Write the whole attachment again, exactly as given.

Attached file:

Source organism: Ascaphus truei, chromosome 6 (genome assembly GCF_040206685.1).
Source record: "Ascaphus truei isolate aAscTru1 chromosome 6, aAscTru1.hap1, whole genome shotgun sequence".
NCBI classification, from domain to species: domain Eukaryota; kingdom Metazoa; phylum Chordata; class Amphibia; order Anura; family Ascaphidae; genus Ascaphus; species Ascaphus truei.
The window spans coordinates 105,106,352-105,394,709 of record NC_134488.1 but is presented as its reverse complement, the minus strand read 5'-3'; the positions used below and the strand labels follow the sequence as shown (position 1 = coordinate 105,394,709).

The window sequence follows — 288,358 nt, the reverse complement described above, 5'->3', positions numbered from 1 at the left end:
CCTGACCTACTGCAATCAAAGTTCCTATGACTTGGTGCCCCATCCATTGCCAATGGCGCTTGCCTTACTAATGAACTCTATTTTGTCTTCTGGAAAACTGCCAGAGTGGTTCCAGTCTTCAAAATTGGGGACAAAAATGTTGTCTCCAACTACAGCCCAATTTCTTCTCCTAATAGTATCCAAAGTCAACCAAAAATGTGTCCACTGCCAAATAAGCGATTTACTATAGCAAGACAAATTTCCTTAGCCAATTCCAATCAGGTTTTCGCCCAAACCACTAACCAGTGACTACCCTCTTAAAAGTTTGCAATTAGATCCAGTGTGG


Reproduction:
Source organism: Ascaphus truei, chromosome 6 (genome assembly GCF_040206685.1).
Source record: "Ascaphus truei isolate aAscTru1 chromosome 6, aAscTru1.hap1, whole genome shotgun sequence".
NCBI classification, from domain to species: domain Eukaryota; kingdom Metazoa; phylum Chordata; class Amphibia; order Anura; family Ascaphidae; genus Ascaphus; species Ascaphus truei.
The window spans coordinates 105,106,352-105,394,709 of record NC_134488.1 but is presented as its reverse complement, the minus strand read 5'-3'; the positions used below and the strand labels follow the sequence as shown (position 1 = coordinate 105,394,709).

The window sequence follows — 288,358 nt, the reverse complement described above, 5'->3', positions numbered from 1 at the left end:
CCTGACCTACTGCAATCAAAGTTCCTATGACTTGGTGCCCCATCCATTGCCAATGGCGCTTGCCTTACTAATGAACTCTATTTTGTCTTCTGGAAAACTGCCAGAGTGGTTCCAGTCTTCAAAATTGGGGACAAAAATGTTGTCTCCAACTACAGCCCAATTTCTTCTCCTAATAGTATCCAAAGTCAACCAAAAATGTGTCCACTGCCAAATAAGCGATTTACTATAGCAAGACAAATTTCCTTAGCCAATTCCAATCAGGTTTTCGCCCAAACCACTAACCAGTGACTACCCTCTTAAAAGTTTGCAATTAGATCCAGTGTGG